radio altimeter


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radio altimeter:

see altimeteraltimeter
, device for measuring altitude. The most common type is an aneroid barometer calibrated to show the drop in atmospheric pressure in terms of linear elevation as an airplane, balloon, or mountain climber rises.
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Radio Altimeter

 

an instrument for determining the flight altitude of an aircraft or spacecraft by measuring the time required for radio waves radiated by the instrument to be reflected from the surface below; the time is used to determine the flight altitude based on the known propagation velocity of the radio waves. A distinction is made between radio altimeters using frequency modulation (FM altimeters) and pulse modulation (pulse altimeters) of the emitted radio waves.

FM altimeters are used in aviation mainly at low altitudes, for example, during a landing approach. In this case, continuous radio signals are emitted whose frequency is varied periodically according to a specified law. The altitude of the aircraft is determined by the frequency difference between the radiated and reflected radio signals, which is shown on the instrument’s indicator.

Pulse altimeters are used in aviation (for example, in aerial photography at high altitudes) and in space flights (for example, to give a command for firing a spacecraft’s retrorocket engine at a certain altitude above a planet’s surface). In this case, the instrument emits short radio pulses. The altitude of the aircraft is determined by measuring the time delay of the reflected radio pulses relative to the radio pulses received directly from the transmitter.

radio altimeter

[′rād·ē·ō al′tim·əd·ər]
(engineering)
An absolute altimeter that depends on the reflection of radio waves from the earth for the determination of altitude, as in a frequency-modulated radio altimeter and a radar altimeter. Also known as electronic altimeter; reflection altimeter.

radio altimeter

Altimeters employing radio waves to measure the height of the aircraft above the surface. The frequency of the transmitted and received signal is the same but the transmitted frequency is continuously changed. The time difference between the transmitted and the received signals is converted into height and indicated in feet or meters on the indicator. Most radio altimeters do not indicate height when an aircraft is above a certain distance from the ground. Some errors are likely when an aircraft is banked.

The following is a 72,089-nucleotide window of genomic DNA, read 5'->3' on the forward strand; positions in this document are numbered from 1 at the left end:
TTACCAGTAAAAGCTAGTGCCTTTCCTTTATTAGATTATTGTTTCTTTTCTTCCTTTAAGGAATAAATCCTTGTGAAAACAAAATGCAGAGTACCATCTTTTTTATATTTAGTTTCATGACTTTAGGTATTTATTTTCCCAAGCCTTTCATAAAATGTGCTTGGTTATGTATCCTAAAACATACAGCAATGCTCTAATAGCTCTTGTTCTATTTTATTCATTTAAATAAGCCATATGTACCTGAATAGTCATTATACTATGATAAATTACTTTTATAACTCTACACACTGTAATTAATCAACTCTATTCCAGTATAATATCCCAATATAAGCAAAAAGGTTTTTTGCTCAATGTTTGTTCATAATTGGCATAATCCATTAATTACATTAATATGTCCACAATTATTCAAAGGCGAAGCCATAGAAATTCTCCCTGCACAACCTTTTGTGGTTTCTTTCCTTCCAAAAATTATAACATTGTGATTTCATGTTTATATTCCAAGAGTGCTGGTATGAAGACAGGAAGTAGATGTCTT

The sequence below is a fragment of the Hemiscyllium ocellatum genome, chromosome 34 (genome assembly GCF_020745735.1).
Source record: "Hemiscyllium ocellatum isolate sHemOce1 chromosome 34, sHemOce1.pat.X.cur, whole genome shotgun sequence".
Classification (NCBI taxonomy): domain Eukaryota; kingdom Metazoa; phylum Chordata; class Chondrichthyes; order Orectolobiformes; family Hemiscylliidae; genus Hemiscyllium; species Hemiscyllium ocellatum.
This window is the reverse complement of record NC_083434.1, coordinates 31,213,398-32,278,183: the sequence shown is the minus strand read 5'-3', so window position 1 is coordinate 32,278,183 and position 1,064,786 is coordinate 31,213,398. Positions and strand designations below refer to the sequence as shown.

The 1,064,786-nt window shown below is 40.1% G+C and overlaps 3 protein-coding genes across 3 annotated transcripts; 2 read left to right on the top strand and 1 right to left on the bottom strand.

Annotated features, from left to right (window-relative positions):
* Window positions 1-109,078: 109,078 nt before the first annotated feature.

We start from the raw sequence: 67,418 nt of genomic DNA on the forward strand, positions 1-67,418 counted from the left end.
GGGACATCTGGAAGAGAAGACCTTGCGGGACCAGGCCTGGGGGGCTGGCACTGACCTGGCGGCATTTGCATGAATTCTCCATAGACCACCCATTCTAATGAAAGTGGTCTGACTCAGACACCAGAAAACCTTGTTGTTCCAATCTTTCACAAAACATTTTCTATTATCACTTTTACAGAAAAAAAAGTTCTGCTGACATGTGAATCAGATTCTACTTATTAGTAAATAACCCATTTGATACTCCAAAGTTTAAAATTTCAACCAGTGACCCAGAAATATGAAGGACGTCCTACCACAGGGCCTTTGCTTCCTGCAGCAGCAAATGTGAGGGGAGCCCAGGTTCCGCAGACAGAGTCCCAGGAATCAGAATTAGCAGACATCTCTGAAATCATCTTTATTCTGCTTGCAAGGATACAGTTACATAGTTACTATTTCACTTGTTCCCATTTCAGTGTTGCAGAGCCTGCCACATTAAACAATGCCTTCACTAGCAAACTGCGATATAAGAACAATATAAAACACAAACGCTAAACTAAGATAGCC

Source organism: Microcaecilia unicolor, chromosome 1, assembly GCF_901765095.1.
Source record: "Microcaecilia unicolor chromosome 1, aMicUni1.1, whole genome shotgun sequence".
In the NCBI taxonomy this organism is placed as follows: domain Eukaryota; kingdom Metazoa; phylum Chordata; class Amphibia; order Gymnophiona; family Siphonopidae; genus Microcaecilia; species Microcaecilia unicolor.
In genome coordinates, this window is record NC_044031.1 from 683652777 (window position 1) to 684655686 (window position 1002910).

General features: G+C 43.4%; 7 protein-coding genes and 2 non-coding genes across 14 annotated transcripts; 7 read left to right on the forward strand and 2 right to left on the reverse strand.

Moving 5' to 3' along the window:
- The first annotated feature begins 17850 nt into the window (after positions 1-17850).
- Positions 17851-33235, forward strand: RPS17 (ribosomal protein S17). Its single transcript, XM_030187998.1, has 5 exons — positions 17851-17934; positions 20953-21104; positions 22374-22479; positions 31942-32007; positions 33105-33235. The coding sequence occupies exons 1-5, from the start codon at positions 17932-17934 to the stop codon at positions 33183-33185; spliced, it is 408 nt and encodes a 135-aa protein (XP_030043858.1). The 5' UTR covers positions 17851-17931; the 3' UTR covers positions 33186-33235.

References in periodicals archive ?
The block diagram of a single-antenna FM radio altimeter is shown in Figure 1.
The single-antenna FM radio altimeter comprises a transmitter (1), a receiver (2) and a processing block (3).
FLIGHT OPERATION OF A SINGLE-ANTENNA FM RADIO ALTIMETER
The FM radio altimeter operates in the CW mode until the aircraft lands.
In the CW mode, the FM radio altimeter operates with a constant modulation period [T.sub.m0].
The Thales Low Range Radio Altimeter (LRRA) is a proven radio-transceiver with a measured reliability higher than 50,000 flight hour mean time between failures.
The Dutch Safety Board has issued a warning to Boeing to prevent faulty radio altimeters influencing the autopilot.
Contract notice: "delivery of spare parts for radars (radar) and mobile radio altimeters (fte) 1rl130 / 1rl130e, 1rl131rm / e 5n84e, 5n84a?-1e 1rl113e, 1rl134 and 1rl128."
"Guarantee for participation in the restricted procedure for the award of public procurement Delivery of spare parts for radars (radar) and mobile radio altimeters (FTE) 1RL130 / 1RL130E, 1RL131RM / E 5N84E, 5N84A?-1E 1RL113E, 1RL134 and 1RL128 ".

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